Popular Gardening and Fruit Growing 6: 66-67 (1890)
Joys and Disappointments of the Hybridizer.
The production of new varieties of plants, vegetables, fruits, etc., by crossing and hybridizing is a favorite line of work with many progressive horticulturists, and altogether an interesting subject of study. But the path of the hybridizer is not always strewn with Roses, especially with such as are free from thorns, and the reward in brilliant results, or the pay financially, for the labor, is frequently not forthcoming.
Mr. E. S. Carman told a very instructive story concerning his joys and disappointments as a hybridizer at the last meeting of the Society of American Florists.
The subject will be made much more simple, Mr. Carman said, if we think of the stamens as "fathers" and the pistils as "mothers," and the petals and corollas as houses. These members do not always live together in the same house or flower, so the male in many cases must do his courting by proxy, as by insects, wind and water. Again, the male and female may not be in love at the same time, as the anthers may or may not be in condition to shed their pollen at the time when the pistils are ready to receive it. These things are accounted and arranged for by nature, and in attempting to do nature's work in crossing one must also understand these peculiar conditions.
As to the tools required for the work, all that is wanted is a small pen-knife, a sharp pair of scissors, a tooth pick and several sheets of tissue paper for carrying the pollen, flowers, etc. In undertaking the task resolve that no guess work will be allowed; do this matter up thoroughly, so that when a cross is made and progeny is secured we may be absolutely certain as to the parentage.
Do not make the mistake of supposing that all you attempt will be successful as you will have to bear many disappointments. From 2,000 seedling Potatoes, which I at one time had, none are left, as they gradually dwindled down to nothing. Often in our crosses the resulting seed are imperfect, as when I crossed Geranium sanguineum (female) with a Pelargonium I got only shells instead of seeds.
Petunias of the finest strains were sown, and the best flowers crossed; these then produced the most remarkable Petunia flowers I have ever seen, some being 7 inches in diameter. In crossing these large ones, however, we got but few seeds, which in turn, strange as it seems, produced only rosettes of green leaves, there being no trace whatever of a flower.
For five or six seasons we worked to improve the Pea by crossing, but were at length discouraged because the strains could not be established. Again, I endeavored to secure from Corn twice as many ears as were raised ordinarily, and here is a stalk [showing one] five feet high in which you can see that there is at the axil of each leaf an embryo ear, seven in all. Here my intentions were defeated because the flowers at the top could not bear pollen enough to fertilize as many ears, so that my object as yet has not been fully attained.
Among many other things I have tried crossing the white Weigela and bush Honeysuckle, Catalpa and Trumpet vine, Currant and Gooseberry, Apple and Pear, Cherry and Plum, different kinds of Grapes in the hope of getting superior sorts, but all in vain. Nothing of importance has resulted; yet do not understand me to say that everything has failed, for this is far from being the case.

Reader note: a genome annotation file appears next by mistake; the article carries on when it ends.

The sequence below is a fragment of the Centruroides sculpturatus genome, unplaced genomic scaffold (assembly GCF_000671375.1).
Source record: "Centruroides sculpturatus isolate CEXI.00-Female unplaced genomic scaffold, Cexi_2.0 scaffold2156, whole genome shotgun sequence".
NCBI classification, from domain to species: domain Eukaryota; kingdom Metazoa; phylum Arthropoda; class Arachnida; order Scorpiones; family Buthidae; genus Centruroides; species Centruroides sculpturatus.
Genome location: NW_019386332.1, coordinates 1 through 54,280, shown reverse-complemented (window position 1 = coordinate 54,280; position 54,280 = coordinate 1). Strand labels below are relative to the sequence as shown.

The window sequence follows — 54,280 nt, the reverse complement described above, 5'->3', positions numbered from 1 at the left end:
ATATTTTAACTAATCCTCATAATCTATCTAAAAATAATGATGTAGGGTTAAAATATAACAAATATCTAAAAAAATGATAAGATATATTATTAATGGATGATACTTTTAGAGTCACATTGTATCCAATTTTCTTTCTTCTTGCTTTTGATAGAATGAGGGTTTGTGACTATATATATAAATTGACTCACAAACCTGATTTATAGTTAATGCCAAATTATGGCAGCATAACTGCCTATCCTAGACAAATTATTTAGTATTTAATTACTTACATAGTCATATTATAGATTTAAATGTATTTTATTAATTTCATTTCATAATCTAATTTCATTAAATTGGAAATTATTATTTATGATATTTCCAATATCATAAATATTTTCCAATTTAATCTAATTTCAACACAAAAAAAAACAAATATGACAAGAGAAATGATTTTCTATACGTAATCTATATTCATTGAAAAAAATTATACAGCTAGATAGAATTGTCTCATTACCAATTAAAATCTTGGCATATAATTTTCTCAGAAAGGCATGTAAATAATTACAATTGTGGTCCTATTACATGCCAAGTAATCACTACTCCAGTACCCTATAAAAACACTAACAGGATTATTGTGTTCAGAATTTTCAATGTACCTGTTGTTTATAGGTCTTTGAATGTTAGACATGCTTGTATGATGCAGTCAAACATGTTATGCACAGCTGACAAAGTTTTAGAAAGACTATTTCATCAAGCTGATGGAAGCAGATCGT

Fifteen years ago I crossed Wheat and Rye, in the attempt to secure a new and valuable grain. The first result were some seed of which ten germinated. Through these fifteen years of work a hybrid grain has been secured that is 15-16ths Rye; the seeds at first were nearly all sterile, but they seem to be improving in fertility Some of these grains have already been introduced by seedsmen, and others will be in the future. The kernels are large, early as Rye and perfectly hardy.
Crosses of Blackberry and Raspberry resulted in mixtures of which some were intermediate, others resembling either parent. Whether they will amount to anything commercially remains to be seen; many of them bear flowers but set no fruit.
In my work with Roses, I have in the past made no attempt to produce any except from the pink Rosa rugosa as the mother and Harrison's Yellow as the male, both being very hardy, the former bearing single flowers and the latter semi-double ones. Most of the seedlings obtained died from mildew, only, thirty surviving. Of these the most resemble the male in foliage, the flowers were small, and all had either light or dark fruit, there being no yellow or white whatever.
Some of the plants bear flowers so double that they cannot open; such as show rugosa blood have semi-double blooms, which so nearly resemble Gen. Jacqueminot that they cannot be distinguished except by the foliage. They bloom during the entire summer, but that only so small a proportion of the seedlings should resemble a parent having the extremely strong characteristics of rugosa is a most strange and unexpected result.
The present season I have secured 3,000 seedlings of Rosa rugosa (female) and the yellow tea rose. A disappointment has been felt in that the children of so rugged a mother should resemble her so little in constitution as they do, being weakly and easily destroyed by mildew; the seeds also are not virile, having but little vitality.
Rubus phoenicolasius is a splendid plant, that is worthy of a place in every garden. The berry is enclosed in a calyx which is covered with viscid hairs, which protect them from worms; the fruit has a spicy flavor that is quite pleasant to many people. The plant has been crossed with R. rugosa, but the results, as yet, cannot be known.